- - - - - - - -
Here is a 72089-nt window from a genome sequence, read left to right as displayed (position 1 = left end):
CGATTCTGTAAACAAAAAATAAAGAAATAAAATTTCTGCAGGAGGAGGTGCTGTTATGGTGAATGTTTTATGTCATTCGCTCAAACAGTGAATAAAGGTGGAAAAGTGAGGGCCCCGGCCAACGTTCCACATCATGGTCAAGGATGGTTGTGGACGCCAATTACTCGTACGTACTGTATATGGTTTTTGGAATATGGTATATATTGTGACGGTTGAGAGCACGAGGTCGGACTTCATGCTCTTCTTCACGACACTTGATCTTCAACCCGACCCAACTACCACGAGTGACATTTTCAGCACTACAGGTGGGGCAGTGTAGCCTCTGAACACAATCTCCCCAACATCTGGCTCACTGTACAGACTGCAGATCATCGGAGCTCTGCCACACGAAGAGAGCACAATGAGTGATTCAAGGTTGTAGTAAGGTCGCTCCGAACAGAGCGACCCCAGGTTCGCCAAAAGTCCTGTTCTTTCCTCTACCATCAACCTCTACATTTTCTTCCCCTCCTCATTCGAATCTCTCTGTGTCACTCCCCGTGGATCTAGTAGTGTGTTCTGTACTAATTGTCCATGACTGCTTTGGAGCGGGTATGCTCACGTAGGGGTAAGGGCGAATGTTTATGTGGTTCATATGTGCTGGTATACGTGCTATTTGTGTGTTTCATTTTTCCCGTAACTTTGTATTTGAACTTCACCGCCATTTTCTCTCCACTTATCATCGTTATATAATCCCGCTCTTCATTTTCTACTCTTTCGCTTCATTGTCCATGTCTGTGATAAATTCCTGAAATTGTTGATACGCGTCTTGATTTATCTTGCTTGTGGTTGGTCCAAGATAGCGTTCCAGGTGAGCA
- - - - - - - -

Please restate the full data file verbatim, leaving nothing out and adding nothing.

Here is a 72089-nt window from a genome sequence, read left to right as displayed (position 1 = left end):
CGATTCTGTAAACAAAAAATAAAGAAATAAAATTTCTGCAGGAGGAGGTGCTGTTATGGTGAATGTTTTATGTCATTCGCTCAAACAGTGAATAAAGGTGGAAAAGTGAGGGCCCCGGCCAACGTTCCACATCATGGTCAAGGATGGTTGTGGACGCCAATTACTCGTACGTACTGTATATGGTTTTTGGAATATGGTATATATTGTGACGGTTGAGAGCACGAGGTCGGACTTCATGCTCTTCTTCACGACACTTGATCTTCAACCCGACCCAACTACCACGAGTGACATTTTCAGCACTACAGGTGGGGCAGTGTAGCCTCTGAACACAATCTCCCCAACATCTGGCTCACTGTACAGACTGCAGATCATCGGAGCTCTGCCACACGAAGAGAGCACAATGAGTGATTCAAGGTTGTAGTAAGGTCGCTCCGAACAGAGCGACCCCAGGTTCGCCAAAAGTCCTGTTCTTTCCTCTACCATCAACCTCTACATTTTCTTCCCCTCCTCATTCGAATCTCTCTGTGTCACTCCCCGTGGATCTAGTAGTGTGTTCTGTACTAATTGTCCATGACTGCTTTGGAGCGGGTATGCTCACGTAGGGGTAAGGGCGAATGTTTATGTGGTTCATATGTGCTGGTATACGTGCTATTTGTGTGTTTCATTTTTCCCGTAACTTTGTATTTGAACTTCACCGCCATTTTCTCTCCACTTATCATCGTTATATAATCCCGCTCTTCATTTTCTACTCTTTCGCTTCATTGTCCATGTCTGTGATAAATTCCTGAAATTGTTGATACGCGTCTTGATTTATCTTGCTTGTGGTTGGTCCAAGATAGCGTTCCAGGTGAGCA